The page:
1. Font: Your font should generally be Times New Roman 12 point; that is the industry standard. There are some agents and editors who prefer different serif or sans serif fonts like Arial or Courier New, but your safest bet is Times New Roman 12 point.

2. Margins: Your pages should have a one-inch margins on all sides (top, bottom, left, and right). These should be the default margins in MS Word and other word processors. If not, set them manually.

3. Indentations: The first line of a new paragraph, should be indented half an inch. For most word processors, you can do this by hitting the tab key once. Do not hit the space bar five times.

4. Line spacing: The entire manuscript should be double spaced. Set that early so you don’t forget. Double-spacing your lines makes the manuscript easier to read and mark up. Do not add an extra space between paragraphs.

5. Alignment: Use left align. Do not justify or y o u w i l l g e t t h i s, and that looks silly.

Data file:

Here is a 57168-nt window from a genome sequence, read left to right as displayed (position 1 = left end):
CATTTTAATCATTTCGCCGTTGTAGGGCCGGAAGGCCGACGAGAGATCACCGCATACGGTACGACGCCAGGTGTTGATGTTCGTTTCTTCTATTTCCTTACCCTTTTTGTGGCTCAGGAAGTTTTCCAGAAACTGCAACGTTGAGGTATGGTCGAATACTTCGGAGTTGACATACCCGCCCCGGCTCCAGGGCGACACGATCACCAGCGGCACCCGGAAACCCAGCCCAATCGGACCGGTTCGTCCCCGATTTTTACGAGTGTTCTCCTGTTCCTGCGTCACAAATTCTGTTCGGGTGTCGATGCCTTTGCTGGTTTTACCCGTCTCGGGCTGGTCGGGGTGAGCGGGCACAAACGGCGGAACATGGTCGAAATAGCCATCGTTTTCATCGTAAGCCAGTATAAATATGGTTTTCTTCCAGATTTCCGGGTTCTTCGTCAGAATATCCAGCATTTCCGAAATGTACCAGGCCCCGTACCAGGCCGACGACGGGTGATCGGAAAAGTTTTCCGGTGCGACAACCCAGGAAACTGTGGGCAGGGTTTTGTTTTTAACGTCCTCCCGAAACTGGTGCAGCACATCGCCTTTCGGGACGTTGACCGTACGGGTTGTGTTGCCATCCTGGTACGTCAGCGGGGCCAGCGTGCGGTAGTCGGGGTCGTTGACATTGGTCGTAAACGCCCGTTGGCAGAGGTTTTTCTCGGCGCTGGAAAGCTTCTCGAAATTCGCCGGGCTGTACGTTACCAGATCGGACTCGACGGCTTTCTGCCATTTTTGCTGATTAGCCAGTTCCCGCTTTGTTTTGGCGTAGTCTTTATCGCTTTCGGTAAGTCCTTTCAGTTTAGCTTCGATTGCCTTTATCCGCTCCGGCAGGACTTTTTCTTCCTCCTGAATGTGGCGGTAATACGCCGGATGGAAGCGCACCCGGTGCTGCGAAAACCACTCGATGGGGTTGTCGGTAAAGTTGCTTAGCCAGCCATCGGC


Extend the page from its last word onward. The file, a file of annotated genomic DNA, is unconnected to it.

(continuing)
6. Page numbers: Page numbers are sequential and begin on the first new page after the title page. Pages in the front matter, such as the table of contents, copyright page, or ISBN info are numbered with Roman numerals.

7. Scene breaks: For scene breaks, add a blank line with a hash mark or three asterisks in the center to indicate a new scene.

8. Italics: In the past, writers used to underline words that they intended to italicize. Nowadays, writers simply use italics.

9. Sentence separation: Use one space between sentences after a period. Though many writers still hit the space bar twice to put two spaces between sentences, this is no longer accepted practice.

10. Ending: To indicate the end of your manuscript, write the word “END” and center it after the last line.

11. Page size: You should use the standard page size of 8.5 by 11 inches.

Whew! That seems like a lot, doesn’t it? However, it’s necessary and you’ll be so glad you did it!

I hope you enjoyed this post and tune in again soon for more great, useful stuff!

ChristineGuest blogger and editor


Great post. #readmore #writingcommunity #writing

Story Empire

Hi SEers! Denise here to discuss what happens when people talk to each other and how to apply that to writing.

Have you ever watched people talk? Do they sit and speak without moving or any expression? In my family, I’m surrounded by Italians. Hands are always flying around during conversations. I know who not to sit next to during a meal if knives are being used. It’s dangerous!

Besides hands, heads are moving, faces change expression, bodies are constantly in motion, and tone shifts can take the spoken level from high to low. The speaker’s mood comes out in not only their words but their body language.